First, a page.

Reaching Homeless Addicts Caught in the Criminal Justice System 

click to enlarge ROSIE O'BEIRNE/CREATIVE COMMONS
  • Rosie O'Beirne/Creative Commons

Representatives from the San Antonio Police Department, San Antonio Municipal Court, Bexar County Probate Court, the Center for Health Care Services and Haven for Hope have been meeting for months to find a more civil, treatment-oriented solution for San Antonio's persistently homeless and chemically dependent population.

In an October investigation, the Current found that the SAPD issued more than 12,000 Class C misdemeanor citations between January 1, 2013 and early October of 2014 for violations of City laws aimed at discouraging the homeless and the poor from hanging around Downtown or asking for money or food from pedestrians and drivers. More than 5,000 citations were issued for behavior like panhandling and aggressive solicitation and more than 3,000 for nonviolent offenses that occur because a person is homeless, like camping or urinating and defecating in public. Data we obtained also showed that sometimes officers issue multiple tickets in one encounter, leading to steep fines that homeless individuals can't pay.

Officers say that citations and arrests are their only options to address both aggressive and nonaggressive violations Downtown, whether the person is a low-level con-artist, homeless and indigent, severely mentally ill and/or chemically dependent. The municipal court charged with handling these so-called "quality of life" cases can assign community service hours or issue a credit for time served for the hours individuals spent in the city detention facility, but then they are released to the streets.

Some trapped in this vicious cycle are not only homeless but suffering from severe, life-threatening drug or alcohol dependency. They repeatedly get caught up in a criminal justice system ill-equipped to address their addiction, and officials from both City and County entities agree something has to change.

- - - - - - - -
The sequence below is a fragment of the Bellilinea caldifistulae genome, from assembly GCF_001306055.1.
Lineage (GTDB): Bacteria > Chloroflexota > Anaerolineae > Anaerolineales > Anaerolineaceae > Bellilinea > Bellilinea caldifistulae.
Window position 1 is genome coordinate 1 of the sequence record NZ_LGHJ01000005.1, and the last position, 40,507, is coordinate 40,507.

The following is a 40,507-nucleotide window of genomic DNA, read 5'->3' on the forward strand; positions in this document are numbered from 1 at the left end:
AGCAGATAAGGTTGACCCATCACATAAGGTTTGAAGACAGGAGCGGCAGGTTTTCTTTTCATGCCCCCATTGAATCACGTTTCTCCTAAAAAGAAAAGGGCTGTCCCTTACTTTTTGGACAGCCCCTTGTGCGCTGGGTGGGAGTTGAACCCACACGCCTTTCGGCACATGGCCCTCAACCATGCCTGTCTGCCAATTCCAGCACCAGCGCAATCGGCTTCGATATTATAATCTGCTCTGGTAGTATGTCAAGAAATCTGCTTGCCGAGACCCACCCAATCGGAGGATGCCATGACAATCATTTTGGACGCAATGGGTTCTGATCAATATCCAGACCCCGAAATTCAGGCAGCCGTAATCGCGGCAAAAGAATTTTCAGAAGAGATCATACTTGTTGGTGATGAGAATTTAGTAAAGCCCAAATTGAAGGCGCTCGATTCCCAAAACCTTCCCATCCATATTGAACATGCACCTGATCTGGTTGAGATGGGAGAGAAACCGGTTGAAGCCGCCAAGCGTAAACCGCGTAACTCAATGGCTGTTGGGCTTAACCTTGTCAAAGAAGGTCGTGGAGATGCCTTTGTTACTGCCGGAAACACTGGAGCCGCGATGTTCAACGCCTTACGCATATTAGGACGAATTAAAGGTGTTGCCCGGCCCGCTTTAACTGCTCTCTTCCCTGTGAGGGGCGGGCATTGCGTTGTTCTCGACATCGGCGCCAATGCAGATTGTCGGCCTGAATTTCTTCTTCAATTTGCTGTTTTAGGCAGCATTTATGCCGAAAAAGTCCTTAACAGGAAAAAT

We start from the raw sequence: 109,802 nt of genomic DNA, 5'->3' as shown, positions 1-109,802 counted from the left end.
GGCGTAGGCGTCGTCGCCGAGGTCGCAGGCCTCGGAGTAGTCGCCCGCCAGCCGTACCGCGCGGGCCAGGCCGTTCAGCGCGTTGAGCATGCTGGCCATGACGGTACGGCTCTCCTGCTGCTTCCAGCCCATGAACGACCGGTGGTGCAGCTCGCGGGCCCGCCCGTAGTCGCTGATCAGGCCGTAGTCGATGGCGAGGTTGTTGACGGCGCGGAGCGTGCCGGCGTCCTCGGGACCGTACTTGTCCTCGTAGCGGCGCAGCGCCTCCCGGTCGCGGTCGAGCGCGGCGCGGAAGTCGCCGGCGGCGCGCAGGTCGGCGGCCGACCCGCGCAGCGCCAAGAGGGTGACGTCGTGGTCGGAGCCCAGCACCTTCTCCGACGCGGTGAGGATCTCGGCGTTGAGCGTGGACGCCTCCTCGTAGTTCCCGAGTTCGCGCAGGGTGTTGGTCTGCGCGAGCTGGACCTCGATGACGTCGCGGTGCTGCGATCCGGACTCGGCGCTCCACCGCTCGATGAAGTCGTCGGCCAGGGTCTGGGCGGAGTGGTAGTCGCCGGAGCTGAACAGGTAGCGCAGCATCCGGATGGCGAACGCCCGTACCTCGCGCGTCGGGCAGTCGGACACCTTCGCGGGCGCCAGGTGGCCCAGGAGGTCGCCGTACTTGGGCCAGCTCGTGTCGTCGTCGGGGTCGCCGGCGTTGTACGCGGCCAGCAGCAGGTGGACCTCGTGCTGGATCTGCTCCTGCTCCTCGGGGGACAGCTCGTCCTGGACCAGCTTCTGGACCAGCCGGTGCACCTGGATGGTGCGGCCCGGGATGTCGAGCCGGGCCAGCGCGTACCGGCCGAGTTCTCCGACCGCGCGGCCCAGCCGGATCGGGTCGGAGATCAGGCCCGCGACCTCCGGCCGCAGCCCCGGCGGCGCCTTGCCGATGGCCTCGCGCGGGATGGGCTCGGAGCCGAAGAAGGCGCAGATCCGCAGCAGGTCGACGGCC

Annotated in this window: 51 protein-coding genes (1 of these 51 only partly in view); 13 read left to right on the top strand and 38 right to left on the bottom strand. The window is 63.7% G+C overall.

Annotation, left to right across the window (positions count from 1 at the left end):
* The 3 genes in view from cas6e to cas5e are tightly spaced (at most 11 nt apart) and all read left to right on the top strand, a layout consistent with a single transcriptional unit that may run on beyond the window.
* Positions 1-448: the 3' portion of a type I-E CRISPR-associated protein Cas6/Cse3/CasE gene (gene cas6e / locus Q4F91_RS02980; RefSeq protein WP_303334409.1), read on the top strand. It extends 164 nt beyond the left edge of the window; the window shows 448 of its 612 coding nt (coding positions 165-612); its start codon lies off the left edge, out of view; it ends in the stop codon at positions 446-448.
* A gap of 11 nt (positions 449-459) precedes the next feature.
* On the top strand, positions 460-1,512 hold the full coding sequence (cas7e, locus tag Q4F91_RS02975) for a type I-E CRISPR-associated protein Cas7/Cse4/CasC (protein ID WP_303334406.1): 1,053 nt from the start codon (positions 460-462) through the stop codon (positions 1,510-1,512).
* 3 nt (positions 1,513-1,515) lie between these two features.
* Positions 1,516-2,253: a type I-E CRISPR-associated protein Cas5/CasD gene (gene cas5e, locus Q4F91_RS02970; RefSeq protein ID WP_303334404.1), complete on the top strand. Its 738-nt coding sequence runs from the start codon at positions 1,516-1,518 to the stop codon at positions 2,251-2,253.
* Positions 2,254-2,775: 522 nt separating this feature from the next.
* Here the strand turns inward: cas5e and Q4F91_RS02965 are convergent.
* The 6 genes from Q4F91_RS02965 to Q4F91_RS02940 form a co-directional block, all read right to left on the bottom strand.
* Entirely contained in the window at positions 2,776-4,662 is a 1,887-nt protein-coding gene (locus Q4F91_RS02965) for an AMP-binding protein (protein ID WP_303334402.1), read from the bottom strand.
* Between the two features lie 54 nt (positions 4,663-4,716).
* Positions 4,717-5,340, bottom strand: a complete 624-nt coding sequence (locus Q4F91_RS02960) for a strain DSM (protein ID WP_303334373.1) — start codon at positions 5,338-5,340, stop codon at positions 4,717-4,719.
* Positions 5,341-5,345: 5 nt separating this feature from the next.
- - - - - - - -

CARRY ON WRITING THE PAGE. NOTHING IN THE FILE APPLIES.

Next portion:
"We are trying to come up with a different way to deal with the people that we deal with most frequently in the criminal justice system, folks who are addicted and mentally ill. We can't arrest away the problem, but we can't ignore it, obviously," said outgoing San Antonio Police Chief William McManus. "The system [writing Class C misdemeanors] is not designed to have any long-term effects."

The committee envisions an alternative process that would involve court-ordered detox and long-term rehabilitation with facilities that could house and treat homeless addicts who would otherwise refuse treatment.

Bexar County Associate Probate Judge Oscar Kazen, who handles mental health cases in county court, said the coalition specifically wants to reach those who are "so intoxicated or inebriated that they're endangering their lives," he told the Current. Texas law allows a judge to order treatment for someone who is so chemically dependent that the individual poses a danger to themselves or others.

The pilot program would give police officers the ability to pick up someone who is severely inebriated and committing a Class B or escalated Class C misdemeanor, like criminal trespassing or possession, through what's called "emergency detention." But it doesn't, and can't, stop there. The lynchpins are the diversion and treatment components, Kazen says. Instead of taking those individuals to jail, judges would issue a court order, committing them to a crisis center or treatment facility with periodic medical evaluations. Individuals diverted from jail and sent to treatment could stay for up to 90 days, Kazen explained.  

The challenge, though, officials say, is funding, as well as where to send people once the order is issued.

Leon Evans, president and CEO at the Center for Health Care Services, said CHCS can add more than a dozen additional beds for individuals under court-ordered treatment, but he doesn't have the money for staffing, which he predicts would cost about $1 million.

"We have a facility, if we can find the funding, where we can set up an additional detox unit and work with the judge on commitments, where people can be committed to treatment and get help that way," Evans said. "You want to meet people where they are, and this just gives us another tool in our toolbox and reach out and help folks who are treatment-resistant and very ill."